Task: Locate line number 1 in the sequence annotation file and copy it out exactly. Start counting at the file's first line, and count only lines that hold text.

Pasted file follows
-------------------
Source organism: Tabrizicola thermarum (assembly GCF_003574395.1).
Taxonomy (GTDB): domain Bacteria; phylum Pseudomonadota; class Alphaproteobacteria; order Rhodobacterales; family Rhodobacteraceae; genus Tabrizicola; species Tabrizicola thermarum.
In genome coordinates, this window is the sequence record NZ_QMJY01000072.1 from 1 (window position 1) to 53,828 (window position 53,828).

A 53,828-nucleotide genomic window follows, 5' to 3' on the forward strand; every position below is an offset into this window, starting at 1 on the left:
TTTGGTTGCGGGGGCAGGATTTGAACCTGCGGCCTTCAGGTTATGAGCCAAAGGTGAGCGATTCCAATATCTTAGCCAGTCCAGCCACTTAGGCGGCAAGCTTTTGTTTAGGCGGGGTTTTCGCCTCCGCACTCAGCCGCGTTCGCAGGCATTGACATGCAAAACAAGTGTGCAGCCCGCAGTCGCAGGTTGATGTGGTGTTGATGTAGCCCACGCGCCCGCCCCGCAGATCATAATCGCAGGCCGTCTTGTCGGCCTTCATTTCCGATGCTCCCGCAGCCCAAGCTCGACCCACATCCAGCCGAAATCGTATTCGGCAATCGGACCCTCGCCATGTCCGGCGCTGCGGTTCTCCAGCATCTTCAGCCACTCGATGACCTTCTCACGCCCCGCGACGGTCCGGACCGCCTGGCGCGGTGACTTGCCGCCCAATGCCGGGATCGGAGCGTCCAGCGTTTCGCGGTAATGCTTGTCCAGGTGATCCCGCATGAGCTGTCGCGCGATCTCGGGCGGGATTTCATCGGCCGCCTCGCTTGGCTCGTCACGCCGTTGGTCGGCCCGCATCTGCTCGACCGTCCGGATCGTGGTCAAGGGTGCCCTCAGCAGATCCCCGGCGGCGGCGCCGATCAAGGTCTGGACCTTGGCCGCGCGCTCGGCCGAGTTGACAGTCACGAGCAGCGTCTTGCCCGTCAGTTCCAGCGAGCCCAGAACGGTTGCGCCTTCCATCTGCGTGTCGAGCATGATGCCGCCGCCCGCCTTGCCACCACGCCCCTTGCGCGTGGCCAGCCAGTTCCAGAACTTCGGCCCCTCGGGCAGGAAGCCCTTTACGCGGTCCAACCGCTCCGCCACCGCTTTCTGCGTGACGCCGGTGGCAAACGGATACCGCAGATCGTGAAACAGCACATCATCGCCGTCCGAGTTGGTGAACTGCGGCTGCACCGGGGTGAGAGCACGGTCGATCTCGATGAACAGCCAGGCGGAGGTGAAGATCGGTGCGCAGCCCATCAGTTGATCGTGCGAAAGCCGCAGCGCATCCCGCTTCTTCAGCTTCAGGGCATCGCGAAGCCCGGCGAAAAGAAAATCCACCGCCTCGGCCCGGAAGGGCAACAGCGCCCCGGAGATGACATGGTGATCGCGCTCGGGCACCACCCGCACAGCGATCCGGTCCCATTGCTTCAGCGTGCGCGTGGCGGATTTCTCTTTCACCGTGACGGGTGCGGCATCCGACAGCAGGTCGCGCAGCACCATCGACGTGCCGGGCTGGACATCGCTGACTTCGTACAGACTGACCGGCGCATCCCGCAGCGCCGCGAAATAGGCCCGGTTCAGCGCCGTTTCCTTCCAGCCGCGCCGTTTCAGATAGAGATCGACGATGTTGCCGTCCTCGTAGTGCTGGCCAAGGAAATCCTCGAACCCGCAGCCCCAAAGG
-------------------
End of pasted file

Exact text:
Source organism: Tabrizicola thermarum (assembly GCF_003574395.1).